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Python setter and getter function

libertycodervice profile image libertycodervice ・1 min read

The Python setattr() function corresponds to the function getattr(). It set the attribute values of an object.

Python is an object orientated language, so you can have multiple objects in your applications run-time.

Objects (from classes) can have unique values. These values should be set using a getter and setter function. Python has the functions setattr() and getattr() for that.

The setattr() syntax is:

setattr (object, name, value)

with parameters:

  • Object: the object.
  • Name: string, object properties.
  • Value: property value.

examples

The following examples illustrate setattr() function using the method:

>>> class A:
...    foo = 1
... 
>>> obj1 = A()
>>> getattr(obj1, 'foo')
1
>>> setattr(obj1, 'foo', 6)
>>> getattr(obj1, 'foo')
6
>>> 

Of course you can use properties without getter and setter, but that's a bad practice.

>>> obj1.foo
6
>>> obj1.foo = 7
>>> 

If the property does not exist will create a new object property, and it will do property assignment:

>>> obj1.name = "Alice"
>>> getattr(obj1, 'name')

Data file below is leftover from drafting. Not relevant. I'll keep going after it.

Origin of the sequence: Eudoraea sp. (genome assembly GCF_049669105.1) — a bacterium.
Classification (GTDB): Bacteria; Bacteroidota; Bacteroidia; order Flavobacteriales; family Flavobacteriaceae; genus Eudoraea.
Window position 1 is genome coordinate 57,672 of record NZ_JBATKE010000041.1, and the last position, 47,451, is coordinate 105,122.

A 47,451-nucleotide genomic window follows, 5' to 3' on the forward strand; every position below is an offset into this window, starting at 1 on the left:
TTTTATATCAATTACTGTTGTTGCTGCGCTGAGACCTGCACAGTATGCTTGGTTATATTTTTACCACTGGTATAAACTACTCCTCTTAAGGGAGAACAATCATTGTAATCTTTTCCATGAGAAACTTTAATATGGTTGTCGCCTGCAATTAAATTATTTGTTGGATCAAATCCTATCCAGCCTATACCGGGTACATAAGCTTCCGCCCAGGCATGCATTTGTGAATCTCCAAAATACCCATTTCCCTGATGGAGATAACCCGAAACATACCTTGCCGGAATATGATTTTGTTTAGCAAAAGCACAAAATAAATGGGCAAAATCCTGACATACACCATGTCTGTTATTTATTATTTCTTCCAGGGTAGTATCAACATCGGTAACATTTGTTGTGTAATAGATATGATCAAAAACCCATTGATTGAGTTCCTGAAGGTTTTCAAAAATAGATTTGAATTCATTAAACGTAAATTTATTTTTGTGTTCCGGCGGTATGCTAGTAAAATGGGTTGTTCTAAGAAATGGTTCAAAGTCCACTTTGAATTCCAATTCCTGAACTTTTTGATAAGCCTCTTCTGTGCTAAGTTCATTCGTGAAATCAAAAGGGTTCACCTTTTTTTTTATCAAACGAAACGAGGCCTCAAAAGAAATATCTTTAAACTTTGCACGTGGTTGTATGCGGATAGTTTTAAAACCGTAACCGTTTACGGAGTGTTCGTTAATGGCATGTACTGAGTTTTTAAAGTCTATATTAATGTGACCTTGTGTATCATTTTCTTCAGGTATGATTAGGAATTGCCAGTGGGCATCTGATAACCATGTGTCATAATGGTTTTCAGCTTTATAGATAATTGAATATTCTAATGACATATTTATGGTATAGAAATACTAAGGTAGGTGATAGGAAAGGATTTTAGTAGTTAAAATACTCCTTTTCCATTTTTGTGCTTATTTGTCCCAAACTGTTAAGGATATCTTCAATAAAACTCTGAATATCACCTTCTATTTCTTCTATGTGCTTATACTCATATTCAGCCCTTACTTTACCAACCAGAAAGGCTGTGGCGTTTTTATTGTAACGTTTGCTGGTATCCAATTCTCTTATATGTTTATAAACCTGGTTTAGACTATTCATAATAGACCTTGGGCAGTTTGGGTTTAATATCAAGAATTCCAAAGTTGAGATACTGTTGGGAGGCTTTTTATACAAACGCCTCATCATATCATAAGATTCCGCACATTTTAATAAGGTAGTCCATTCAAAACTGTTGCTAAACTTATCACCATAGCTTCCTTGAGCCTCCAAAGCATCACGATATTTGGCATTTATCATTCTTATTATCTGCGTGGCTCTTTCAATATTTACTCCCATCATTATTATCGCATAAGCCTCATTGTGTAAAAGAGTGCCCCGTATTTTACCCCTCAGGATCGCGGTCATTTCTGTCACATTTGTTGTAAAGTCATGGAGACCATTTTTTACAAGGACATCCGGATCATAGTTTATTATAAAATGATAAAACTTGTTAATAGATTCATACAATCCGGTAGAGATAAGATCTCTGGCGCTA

'Alice'
>>> 

This modifies the existing object only, not the class the object is derived from.

>>> dir(A)
['__class__', '__delattr__', '__dict__', '__dir__', '__doc__', '__eq__', '__format__', '__ge__', '__getattribute__', '__gt__', '__hash__', '__init__', '__init_subclass__', '__le__', '__lt__', '__module__', '__ne__', '__new__', '__reduce__', '__reduce_ex__', '__repr__', '__setattr__', '__sizeof__', '__str__', '__subclasshook__', '__weakref__', 'foo']
>>> 

But you should define all properties in the class, this is a best practice.

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Discussion (3)

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schwepmo profile image
schwepmo • Edited

I don't really agree with the statement, that it's bad practice to not use getters and setters in python. I actually think it's one of the beauties of python, that you don't have to clutter you classes with unnecessary code. foo.bar is totally valid to retrieve an attribute imo.
That being said getattr() and setattr() do have nice use cases, for example
you can store attribute names in variables, which allows for some cool stuff (see here).

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philipstarkey profile image
Phil Starkey

Agreed. Using getattr and setattr is really only pythonic when the attribute name is variable.

The language in this article is also completely wrong. They seem to call attributes 'properties' which are actually a completely different thing in python (but also uses the phrases: getters and setters)

I feel like the author is very confused about all of this.

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fronkan profile image
Fredrik Bengtsson

I also agree with these comments. Furthermore, this will completely break all help a good ide or text editor will give you, like suggestions and auto-completion. I have never seen this style of coding before. You usually define all fields of a class inside the dunder init method of the class.

class MyClass:
    def __init__(self, name):
        self.name = name
me = MyClass("Fredrik")
print(me.name) #Fredrik